“You can’t worry about being somebody else,” she said.  “You have to be yourself.”

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Technology Helps Online Shoppers Get a Better Fit Mon, 09 Jun 2014 11:44:08 +0000 ABC News ABC News’ Becky Worley reports:

Online shopping has one huge problem: you can’t try on clothing and shoes over the Internet. The return rate for clothing purchased on the web is estimated to be anywhere from 25 percent to 40 percent. And with the rise of vanity sizing, it’s almost impossible for a purchaser of pants to feel confident guesstimating size across different brands and styles.

New technologies are trying to change that: Levi’s is asking shoppers to identify their body shape, bra company True & Co. asks women a veritable Cosmo Quiz about their lingerie to predict sizing, and a company called Truefit wants to create an online profile of your body shape based on the clothes you already own and love.

Truefit is the most ubiquitous of these new tools and it can be found on hundreds of different websites including some heavy hitters of apparel like Nordstrom and Macy’s. Truefit is an algorithmic predictor of what size a shopper will be in a particular brand. To use one technology to explain another, it’s like Pandora for the shape of your butt. If you like Justin Timberlake you might like Jason Derulo. If you are a size 28 in Citizens jeans, you’ll probably be a size 6 in Lucky jeans.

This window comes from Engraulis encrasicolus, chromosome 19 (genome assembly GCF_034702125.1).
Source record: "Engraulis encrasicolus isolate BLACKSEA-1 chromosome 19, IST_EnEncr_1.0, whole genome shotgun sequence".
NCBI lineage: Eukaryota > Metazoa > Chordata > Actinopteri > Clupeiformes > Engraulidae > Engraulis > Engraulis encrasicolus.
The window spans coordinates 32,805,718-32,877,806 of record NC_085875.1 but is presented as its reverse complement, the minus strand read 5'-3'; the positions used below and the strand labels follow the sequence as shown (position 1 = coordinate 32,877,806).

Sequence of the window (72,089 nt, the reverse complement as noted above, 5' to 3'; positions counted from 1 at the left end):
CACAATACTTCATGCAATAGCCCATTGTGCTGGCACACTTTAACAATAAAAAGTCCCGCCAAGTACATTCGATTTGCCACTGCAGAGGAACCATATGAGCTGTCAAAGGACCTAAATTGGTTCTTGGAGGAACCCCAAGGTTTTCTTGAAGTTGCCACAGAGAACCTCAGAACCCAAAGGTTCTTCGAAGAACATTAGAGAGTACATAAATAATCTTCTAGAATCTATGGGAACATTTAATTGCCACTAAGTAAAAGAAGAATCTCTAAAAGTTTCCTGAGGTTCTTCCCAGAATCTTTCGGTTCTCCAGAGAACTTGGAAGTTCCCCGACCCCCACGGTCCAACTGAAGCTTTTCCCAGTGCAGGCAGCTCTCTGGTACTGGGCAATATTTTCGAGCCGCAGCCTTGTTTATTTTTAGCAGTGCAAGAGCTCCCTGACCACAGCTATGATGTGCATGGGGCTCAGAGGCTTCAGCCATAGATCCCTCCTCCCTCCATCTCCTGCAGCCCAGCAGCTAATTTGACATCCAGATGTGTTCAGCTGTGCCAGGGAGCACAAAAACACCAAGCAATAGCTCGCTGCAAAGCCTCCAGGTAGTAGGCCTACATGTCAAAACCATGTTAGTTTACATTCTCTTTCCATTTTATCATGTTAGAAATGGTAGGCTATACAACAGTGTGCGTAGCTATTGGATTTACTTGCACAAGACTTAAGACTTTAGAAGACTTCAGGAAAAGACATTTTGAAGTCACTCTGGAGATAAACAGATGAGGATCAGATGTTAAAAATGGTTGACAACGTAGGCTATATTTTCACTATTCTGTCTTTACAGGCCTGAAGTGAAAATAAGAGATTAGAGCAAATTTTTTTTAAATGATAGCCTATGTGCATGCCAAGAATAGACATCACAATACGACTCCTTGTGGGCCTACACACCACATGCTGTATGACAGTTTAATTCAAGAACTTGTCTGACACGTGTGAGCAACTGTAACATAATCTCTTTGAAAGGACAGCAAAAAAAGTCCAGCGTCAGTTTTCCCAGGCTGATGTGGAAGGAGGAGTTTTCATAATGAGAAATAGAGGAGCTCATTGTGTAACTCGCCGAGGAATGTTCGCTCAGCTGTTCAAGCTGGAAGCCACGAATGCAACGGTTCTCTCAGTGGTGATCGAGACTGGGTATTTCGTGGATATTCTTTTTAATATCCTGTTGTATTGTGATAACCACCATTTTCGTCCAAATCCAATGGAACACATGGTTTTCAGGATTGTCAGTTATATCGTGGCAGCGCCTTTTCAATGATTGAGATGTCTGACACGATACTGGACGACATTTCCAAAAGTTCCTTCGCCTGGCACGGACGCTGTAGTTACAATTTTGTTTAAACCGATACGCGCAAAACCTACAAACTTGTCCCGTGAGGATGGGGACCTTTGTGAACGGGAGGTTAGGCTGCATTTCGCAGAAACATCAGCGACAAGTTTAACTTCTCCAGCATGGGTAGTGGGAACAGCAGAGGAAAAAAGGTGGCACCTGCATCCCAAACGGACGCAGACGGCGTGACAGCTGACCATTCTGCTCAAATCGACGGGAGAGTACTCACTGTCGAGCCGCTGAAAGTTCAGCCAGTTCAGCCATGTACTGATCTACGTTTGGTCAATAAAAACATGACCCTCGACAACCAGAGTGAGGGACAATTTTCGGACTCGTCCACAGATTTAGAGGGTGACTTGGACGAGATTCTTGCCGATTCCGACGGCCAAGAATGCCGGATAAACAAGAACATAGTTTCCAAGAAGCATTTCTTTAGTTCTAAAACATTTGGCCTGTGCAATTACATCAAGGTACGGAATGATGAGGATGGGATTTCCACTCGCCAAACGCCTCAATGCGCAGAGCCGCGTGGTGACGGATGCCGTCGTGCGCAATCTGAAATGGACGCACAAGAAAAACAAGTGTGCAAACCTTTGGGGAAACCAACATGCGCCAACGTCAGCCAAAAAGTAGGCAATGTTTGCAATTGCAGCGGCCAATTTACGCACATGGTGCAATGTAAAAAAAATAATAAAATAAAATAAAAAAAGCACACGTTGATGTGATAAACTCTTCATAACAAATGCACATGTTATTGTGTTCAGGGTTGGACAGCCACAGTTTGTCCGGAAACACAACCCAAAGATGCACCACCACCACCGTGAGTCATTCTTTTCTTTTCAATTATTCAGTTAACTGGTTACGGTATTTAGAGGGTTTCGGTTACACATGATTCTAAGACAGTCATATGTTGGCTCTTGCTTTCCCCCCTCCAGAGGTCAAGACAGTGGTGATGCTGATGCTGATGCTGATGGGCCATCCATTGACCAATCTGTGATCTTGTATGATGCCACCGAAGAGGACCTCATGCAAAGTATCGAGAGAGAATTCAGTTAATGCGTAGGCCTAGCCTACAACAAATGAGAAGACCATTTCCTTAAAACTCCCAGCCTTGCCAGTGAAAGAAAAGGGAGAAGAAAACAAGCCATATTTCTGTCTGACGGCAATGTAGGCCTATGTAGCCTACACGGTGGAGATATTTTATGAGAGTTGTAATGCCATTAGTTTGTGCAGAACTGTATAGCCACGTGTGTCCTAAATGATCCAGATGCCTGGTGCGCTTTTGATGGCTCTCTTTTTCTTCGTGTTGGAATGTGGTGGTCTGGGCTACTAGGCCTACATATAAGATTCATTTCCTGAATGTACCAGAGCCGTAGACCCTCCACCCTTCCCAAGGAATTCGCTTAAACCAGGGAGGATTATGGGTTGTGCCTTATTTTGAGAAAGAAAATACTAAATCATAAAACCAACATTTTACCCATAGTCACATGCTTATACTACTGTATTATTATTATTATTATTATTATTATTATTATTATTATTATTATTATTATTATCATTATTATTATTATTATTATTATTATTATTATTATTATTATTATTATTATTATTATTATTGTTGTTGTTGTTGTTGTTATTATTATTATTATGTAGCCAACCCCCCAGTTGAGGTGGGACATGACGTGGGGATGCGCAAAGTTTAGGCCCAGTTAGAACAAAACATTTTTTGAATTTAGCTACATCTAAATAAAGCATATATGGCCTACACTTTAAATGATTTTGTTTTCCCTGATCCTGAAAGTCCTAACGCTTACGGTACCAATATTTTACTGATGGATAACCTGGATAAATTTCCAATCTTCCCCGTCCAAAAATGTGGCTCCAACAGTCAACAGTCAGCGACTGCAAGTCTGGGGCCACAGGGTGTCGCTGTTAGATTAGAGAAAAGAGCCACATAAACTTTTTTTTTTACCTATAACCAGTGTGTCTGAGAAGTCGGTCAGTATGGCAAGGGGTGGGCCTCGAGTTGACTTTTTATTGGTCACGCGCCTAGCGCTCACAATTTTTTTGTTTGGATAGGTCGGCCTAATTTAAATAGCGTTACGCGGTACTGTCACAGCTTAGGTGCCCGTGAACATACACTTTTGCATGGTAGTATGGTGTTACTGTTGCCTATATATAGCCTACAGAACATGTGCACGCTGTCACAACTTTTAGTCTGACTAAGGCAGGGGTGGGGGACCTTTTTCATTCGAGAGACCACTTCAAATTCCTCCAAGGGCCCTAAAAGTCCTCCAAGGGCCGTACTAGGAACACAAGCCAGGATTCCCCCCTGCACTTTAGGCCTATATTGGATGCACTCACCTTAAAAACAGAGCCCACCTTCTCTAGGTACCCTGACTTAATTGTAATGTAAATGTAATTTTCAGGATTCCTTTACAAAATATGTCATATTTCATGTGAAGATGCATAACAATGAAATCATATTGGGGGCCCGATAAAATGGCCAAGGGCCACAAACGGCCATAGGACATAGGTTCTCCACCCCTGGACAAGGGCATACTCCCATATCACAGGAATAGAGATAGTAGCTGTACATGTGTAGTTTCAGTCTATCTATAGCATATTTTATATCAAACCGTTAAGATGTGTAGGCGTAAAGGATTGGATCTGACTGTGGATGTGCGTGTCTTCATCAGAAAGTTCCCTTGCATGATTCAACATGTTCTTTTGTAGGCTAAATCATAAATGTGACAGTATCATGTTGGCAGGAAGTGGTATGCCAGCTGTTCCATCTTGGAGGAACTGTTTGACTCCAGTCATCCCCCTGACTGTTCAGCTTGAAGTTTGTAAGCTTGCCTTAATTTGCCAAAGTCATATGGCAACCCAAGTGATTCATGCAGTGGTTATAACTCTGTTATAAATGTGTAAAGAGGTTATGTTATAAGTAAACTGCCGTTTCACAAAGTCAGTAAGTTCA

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Looking for boyfriend jeans at, I see the Truefit icon and click. I need to create a profile and it asks for more than my email address and zip code. I give Truefit the brand and size of my two favorite pairs of jeans: a size 28 in 7 For All Mankind jeans and a size 4 in a pair of Anne Taylor skinny jeans. With those two data points, Truefit recommends that I get a size 28 in the two pairs of jeans I’m considering on the Nordstrom site.

Next I move on to shoes. I want to get a cute pair of metallic Sperry flats. I enter data into Truefit about the two pairs of shoes that fit me best: my size 9 Adidas running shoes and my beloved size 9 Cole Haan flats. Now I’ll admit this is a bit of a test of the TrueFit technology because I already have a pair of Sperry Topsiders and they are a size 8.5. I would have ordered an 8.5 in the metallic flats without Truefit assuming the sizing is uniform across the Sperry brand. But True fit says to order a 9.